You may need to reframe or emphasize the values you’re working from. For example: The team’s success is more important than our individual discomfort and when you don’t hold me or one another accountable, you’re hurting the team and the people we serve.”

Finally, start small. Try confidence-burst strategy for accountability. Pick a time period between two team meetings. Eg: “For the next 10 days we’re going to practice accountability. We’re going to keep our commitments to one another, and when we don’t, we’re going to address it directly.”

  1. Equip Everyone with the Basics of Team Accountability

Unless they’ve been part of a highly effective team in the past, most team members won’t have the skills to hold one another accountable. You will need to teach them to Ditch the Diaper Drama and share the INSPIRE model with them. Here is a quick refresher on the INSPIRE model:

I – Initiate: Create space for the conversation.

N – Notice: Make an observation of the behavior in question. Eg: “I noticed that you didn’t bring the report you committed to…”

S – Support: Offer supporting evidence as needed.

P – Probe: Ask “What’s going on?” or a similar question that brings them into the conversation.

I – Invite: Ask them how they can remedy the situation.

R – Review: Check for understanding to ensure you have understood their commitment.

E – Enforce: Set a follow-up meeting when you will both check to see you’ve kept your commitment.

  1. Reinforce expectations

If your team is a rock band, you are the drummer. Keep the new accountability commitment in front of them. For this accountability confidence burst you can literally review it daily. Remind everyone what you’re doing. This is the MIT (Most Important Thing.)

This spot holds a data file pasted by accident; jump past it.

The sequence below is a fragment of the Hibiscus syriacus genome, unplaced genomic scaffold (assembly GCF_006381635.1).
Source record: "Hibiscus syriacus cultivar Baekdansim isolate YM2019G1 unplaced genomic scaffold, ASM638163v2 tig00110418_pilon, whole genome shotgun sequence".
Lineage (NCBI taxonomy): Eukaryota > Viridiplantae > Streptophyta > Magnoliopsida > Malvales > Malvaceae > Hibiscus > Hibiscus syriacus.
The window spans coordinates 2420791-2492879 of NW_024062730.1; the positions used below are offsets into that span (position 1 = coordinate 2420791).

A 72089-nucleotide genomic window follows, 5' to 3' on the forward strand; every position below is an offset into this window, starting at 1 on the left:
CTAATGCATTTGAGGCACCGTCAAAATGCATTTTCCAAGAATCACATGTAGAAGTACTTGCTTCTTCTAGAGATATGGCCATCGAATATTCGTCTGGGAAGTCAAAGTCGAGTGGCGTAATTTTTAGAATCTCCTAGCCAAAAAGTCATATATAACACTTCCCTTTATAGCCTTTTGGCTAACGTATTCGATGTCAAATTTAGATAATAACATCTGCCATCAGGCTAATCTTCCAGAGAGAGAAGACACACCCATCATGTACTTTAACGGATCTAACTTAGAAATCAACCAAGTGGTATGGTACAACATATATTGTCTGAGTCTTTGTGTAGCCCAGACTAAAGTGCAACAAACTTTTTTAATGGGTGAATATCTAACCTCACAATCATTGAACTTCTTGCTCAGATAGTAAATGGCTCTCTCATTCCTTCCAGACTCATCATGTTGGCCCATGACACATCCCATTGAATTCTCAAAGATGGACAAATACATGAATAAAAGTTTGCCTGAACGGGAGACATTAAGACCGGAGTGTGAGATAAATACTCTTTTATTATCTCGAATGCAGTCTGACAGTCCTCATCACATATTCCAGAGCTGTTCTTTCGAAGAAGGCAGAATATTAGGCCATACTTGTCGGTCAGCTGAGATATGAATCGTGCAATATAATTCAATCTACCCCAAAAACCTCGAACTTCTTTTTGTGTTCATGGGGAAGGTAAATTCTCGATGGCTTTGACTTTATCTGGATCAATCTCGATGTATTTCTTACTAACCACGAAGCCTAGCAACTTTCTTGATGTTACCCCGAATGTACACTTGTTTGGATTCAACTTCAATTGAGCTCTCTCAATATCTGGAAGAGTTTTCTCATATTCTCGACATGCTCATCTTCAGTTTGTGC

1. Celebrate every success

You get more of what you celebrate and encourage so be on the lookout for acts of accountability, especially when a team member holds YOU accountable. Stop the meeting, congratulate them, draw attention to it, encourage and celebrate the team for holding one another (or you) accountable. Then return to the meeting.

  1. Practice accountability about accountability

This is a powerful opportunity to reinforce new behaviors. When the team doesn’t practice accountability, stop the meeting. “We’ll get back to the sales strategy in a minute, but first we need to talk about what happened. I noticed that I didn’t bring the data I said I would – and no one said anything. What’s going on?” You’re using the INSPIRE model to reinforce that they didn’t hold you accountable – and they should.

Your Turn

It’s never too late to begin practicing team accountability. When you take responsibility, reset expectations, equip your team to practice accountability, and celebrate as you practice new behaviors together, you create a foundation for transformational and breakthrough results.